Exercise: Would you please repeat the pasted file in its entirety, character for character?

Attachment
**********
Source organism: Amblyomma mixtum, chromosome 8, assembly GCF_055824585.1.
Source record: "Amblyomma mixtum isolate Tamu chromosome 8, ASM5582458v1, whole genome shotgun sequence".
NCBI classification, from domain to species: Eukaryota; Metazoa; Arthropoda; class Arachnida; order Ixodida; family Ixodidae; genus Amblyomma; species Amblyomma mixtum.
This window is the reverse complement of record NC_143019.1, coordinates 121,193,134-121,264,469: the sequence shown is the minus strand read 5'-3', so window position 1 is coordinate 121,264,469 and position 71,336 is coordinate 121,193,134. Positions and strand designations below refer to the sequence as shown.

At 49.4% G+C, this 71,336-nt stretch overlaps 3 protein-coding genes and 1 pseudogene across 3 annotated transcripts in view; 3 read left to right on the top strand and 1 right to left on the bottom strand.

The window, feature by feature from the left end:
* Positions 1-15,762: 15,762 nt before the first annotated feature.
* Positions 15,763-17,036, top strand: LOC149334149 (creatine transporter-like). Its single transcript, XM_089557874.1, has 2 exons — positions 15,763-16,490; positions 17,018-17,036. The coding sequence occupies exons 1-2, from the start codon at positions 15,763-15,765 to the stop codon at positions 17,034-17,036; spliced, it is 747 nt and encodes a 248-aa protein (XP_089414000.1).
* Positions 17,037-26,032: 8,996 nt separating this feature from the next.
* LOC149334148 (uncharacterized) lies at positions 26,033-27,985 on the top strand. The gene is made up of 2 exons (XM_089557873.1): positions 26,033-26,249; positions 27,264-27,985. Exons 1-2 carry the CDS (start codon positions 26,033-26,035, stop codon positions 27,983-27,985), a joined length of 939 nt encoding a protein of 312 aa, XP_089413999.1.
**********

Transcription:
Source organism: Amblyomma mixtum, chromosome 8, assembly GCF_055824585.1.
Source record: "Amblyomma mixtum isolate Tamu chromosome 8, ASM5582458v1, whole genome shotgun sequence".
NCBI classification, from domain to species: Eukaryota; Metazoa; Arthropoda; class Arachnida; order Ixodida; family Ixodidae; genus Amblyomma; species Amblyomma mixtum.
This window is the reverse complement of record NC_143019.1, coordinates 121,193,134-121,264,469: the sequence shown is the minus strand read 5'-3', so window position 1 is coordinate 121,264,469 and position 71,336 is coordinate 121,193,134. Positions and strand designations below refer to the sequence as shown.

At 49.4% G+C, this 71,336-nt stretch overlaps 3 protein-coding genes and 1 pseudogene across 3 annotated transcripts in view; 3 read left to right on the top strand and 1 right to left on the bottom strand.

The window, feature by feature from the left end:
* Positions 1-15,762: 15,762 nt before the first annotated feature.
* Positions 15,763-17,036, top strand: LOC149334149 (creatine transporter-like). Its single transcript, XM_089557874.1, has 2 exons — positions 15,763-16,490; positions 17,018-17,036. The coding sequence occupies exons 1-2, from the start codon at positions 15,763-15,765 to the stop codon at positions 17,034-17,036; spliced, it is 747 nt and encodes a 248-aa protein (XP_089414000.1).
* Positions 17,037-26,032: 8,996 nt separating this feature from the next.
* LOC149334148 (uncharacterized) lies at positions 26,033-27,985 on the top strand. The gene is made up of 2 exons (XM_089557873.1): positions 26,033-26,249; positions 27,264-27,985. Exons 1-2 carry the CDS (start codon positions 26,033-26,035, stop codon positions 27,983-27,985), a joined length of 939 nt encoding a protein of 312 aa, XP_089413999.1.